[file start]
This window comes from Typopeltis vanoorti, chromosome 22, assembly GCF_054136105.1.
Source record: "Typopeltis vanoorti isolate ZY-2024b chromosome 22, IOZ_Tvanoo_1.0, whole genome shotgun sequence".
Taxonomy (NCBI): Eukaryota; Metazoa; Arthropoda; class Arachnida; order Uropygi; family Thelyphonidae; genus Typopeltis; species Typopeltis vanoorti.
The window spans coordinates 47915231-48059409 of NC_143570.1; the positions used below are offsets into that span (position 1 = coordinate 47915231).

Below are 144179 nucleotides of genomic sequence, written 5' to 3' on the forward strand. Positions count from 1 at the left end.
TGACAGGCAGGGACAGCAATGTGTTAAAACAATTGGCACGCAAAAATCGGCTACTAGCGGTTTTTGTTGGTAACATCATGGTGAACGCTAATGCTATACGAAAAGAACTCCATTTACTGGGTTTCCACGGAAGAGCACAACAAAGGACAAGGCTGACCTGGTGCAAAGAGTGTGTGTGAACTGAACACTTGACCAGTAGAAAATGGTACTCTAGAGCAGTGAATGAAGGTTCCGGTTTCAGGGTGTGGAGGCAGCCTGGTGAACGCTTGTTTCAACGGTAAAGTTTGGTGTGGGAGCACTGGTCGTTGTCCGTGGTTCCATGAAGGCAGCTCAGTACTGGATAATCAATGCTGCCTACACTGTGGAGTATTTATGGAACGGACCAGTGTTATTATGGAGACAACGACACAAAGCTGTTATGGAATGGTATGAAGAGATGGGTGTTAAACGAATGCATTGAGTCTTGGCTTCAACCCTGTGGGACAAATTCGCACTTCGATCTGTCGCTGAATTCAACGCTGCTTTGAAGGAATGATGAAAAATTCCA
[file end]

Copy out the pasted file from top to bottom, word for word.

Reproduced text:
This window comes from Typopeltis vanoorti, chromosome 22, assembly GCF_054136105.1.
Source record: "Typopeltis vanoorti isolate ZY-2024b chromosome 22, IOZ_Tvanoo_1.0, whole genome shotgun sequence".
Taxonomy (NCBI): Eukaryota; Metazoa; Arthropoda; class Arachnida; order Uropygi; family Thelyphonidae; genus Typopeltis; species Typopeltis vanoorti.
The window spans coordinates 47915231-48059409 of NC_143570.1; the positions used below are offsets into that span (position 1 = coordinate 47915231).

Below are 144179 nucleotides of genomic sequence, written 5' to 3' on the forward strand. Positions count from 1 at the left end.
TGACAGGCAGGGACAGCAATGTGTTAAAACAATTGGCACGCAAAAATCGGCTACTAGCGGTTTTTGTTGGTAACATCATGGTGAACGCTAATGCTATACGAAAAGAACTCCATTTACTGGGTTTCCACGGAAGAGCACAACAAAGGACAAGGCTGACCTGGTGCAAAGAGTGTGTGTGAACTGAACACTTGACCAGTAGAAAATGGTACTCTAGAGCAGTGAATGAAGGTTCCGGTTTCAGGGTGTGGAGGCAGCCTGGTGAACGCTTGTTTCAACGGTAAAGTTTGGTGTGGGAGCACTGGTCGTTGTCCGTGGTTCCATGAAGGCAGCTCAGTACTGGATAATCAATGCTGCCTACACTGTGGAGTATTTATGGAACGGACCAGTGTTATTATGGAGACAACGACACAAAGCTGTTATGGAATGGTATGAAGAGATGGGTGTTAAACGAATGCATTGAGTCTTGGCTTCAACCCTGTGGGACAAATTCGCACTTCGATCTGTCGCTGAATTCAACGCTGCTTTGAAGGAATGATGAAAAATTCCA